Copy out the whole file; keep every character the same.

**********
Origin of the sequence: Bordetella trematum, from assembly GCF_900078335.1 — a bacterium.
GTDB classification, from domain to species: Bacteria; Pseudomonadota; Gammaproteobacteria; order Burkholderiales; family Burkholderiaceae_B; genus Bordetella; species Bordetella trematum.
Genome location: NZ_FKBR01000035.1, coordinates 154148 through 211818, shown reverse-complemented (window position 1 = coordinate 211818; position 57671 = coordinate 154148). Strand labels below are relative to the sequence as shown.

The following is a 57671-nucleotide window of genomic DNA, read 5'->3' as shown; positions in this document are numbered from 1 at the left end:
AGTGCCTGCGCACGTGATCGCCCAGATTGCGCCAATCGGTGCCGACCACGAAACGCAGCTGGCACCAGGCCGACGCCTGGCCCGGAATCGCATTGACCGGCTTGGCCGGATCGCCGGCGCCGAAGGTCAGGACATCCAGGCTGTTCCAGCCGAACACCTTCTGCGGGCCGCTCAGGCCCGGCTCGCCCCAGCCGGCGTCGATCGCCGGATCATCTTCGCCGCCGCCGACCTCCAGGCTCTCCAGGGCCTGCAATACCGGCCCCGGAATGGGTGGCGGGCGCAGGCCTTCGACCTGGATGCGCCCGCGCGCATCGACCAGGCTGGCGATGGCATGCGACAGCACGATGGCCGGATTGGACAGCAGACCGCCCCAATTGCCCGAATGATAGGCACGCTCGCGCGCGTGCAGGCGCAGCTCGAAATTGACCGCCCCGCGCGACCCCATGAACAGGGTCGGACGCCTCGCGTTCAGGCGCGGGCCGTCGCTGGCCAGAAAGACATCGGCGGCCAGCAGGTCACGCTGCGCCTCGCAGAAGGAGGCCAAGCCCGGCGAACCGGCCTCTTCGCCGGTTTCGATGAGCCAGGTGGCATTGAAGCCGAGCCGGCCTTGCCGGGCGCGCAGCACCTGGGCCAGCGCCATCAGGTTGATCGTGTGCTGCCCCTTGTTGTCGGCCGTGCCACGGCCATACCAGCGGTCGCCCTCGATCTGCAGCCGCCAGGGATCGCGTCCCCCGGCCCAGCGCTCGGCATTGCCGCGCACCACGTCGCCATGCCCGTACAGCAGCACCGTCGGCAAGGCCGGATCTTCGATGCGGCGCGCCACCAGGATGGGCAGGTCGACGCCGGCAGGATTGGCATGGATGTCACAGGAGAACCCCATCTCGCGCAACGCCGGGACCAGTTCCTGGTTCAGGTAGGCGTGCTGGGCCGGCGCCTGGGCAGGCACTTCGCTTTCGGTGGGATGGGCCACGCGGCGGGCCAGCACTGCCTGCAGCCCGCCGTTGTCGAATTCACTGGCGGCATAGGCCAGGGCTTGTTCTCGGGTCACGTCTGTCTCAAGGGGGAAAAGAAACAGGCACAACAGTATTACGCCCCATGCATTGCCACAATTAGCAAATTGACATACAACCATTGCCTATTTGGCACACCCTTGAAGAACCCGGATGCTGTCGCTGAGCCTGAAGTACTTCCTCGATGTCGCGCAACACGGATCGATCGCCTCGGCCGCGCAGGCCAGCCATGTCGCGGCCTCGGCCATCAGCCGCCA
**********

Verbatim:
Origin of the sequence: Bordetella trematum, from assembly GCF_900078335.1 — a bacterium.
GTDB classification, from domain to species: Bacteria; Pseudomonadota; Gammaproteobacteria; order Burkholderiales; family Burkholderiaceae_B; genus Bordetella; species Bordetella trematum.
Genome location: NZ_FKBR01000035.1, coordinates 154148 through 211818, shown reverse-complemented (window position 1 = coordinate 211818; position 57671 = coordinate 154148). Strand labels below are relative to the sequence as shown.

The following is a 57671-nucleotide window of genomic DNA, read 5'->3' as shown; positions in this document are numbered from 1 at the left end:
AGTGCCTGCGCACGTGATCGCCCAGATTGCGCCAATCGGTGCCGACCACGAAACGCAGCTGGCACCAGGCCGACGCCTGGCCCGGAATCGCATTGACCGGCTTGGCCGGATCGCCGGCGCCGAAGGTCAGGACATCCAGGCTGTTCCAGCCGAACACCTTCTGCGGGCCGCTCAGGCCCGGCTCGCCCCAGCCGGCGTCGATCGCCGGATCATCTTCGCCGCCGCCGACCTCCAGGCTCTCCAGGGCCTGCAATACCGGCCCCGGAATGGGTGGCGGGCGCAGGCCTTCGACCTGGATGCGCCCGCGCGCATCGACCAGGCTGGCGATGGCATGCGACAGCACGATGGCCGGATTGGACAGCAGACCGCCCCAATTGCCCGAATGATAGGCACGCTCGCGCGCGTGCAGGCGCAGCTCGAAATTGACCGCCCCGCGCGACCCCATGAACAGGGTCGGACGCCTCGCGTTCAGGCGCGGGCCGTCGCTGGCCAGAAAGACATCGGCGGCCAGCAGGTCACGCTGCGCCTCGCAGAAGGAGGCCAAGCCCGGCGAACCGGCCTCTTCGCCGGTTTCGATGAGCCAGGTGGCATTGAAGCCGAGCCGGCCTTGCCGGGCGCGCAGCACCTGGGCCAGCGCCATCAGGTTGATCGTGTGCTGCCCCTTGTTGTCGGCCGTGCCACGGCCATACCAGCGGTCGCCCTCGATCTGCAGCCGCCAGGGATCGCGTCCCCCGGCCCAGCGCTCGGCATTGCCGCGCACCACGTCGCCATGCCCGTACAGCAGCACCGTCGGCAAGGCCGGATCTTCGATGCGGCGCGCCACCAGGATGGGCAGGTCGACGCCGGCAGGATTGGCATGGATGTCACAGGAGAACCCCATCTCGCGCAACGCCGGGACCAGTTCCTGGTTCAGGTAGGCGTGCTGGGCCGGCGCCTGGGCAGGCACTTCGCTTTCGGTGGGATGGGCCACGCGGCGGGCCAGCACTGCCTGCAGCCCGCCGTTGTCGAATTCACTGGCGGCATAGGCCAGGGCTTGTTCTCGGGTCACGTCTGTCTCAAGGGGGAAAAGAAACAGGCACAACAGTATTACGCCCCATGCATTGCCACAATTAGCAAATTGACATACAACCATTGCCTATTTGGCACACCCTTGAAGAACCCGGATGCTGTCGCTGAGCCTGAAGTACTTCCTCGATGTCGCGCAACACGGATCGATCGCCTCGGCCGCGCAGGCCAGCCATGTCGCGGCCTCGGCCATCAGCCGCCA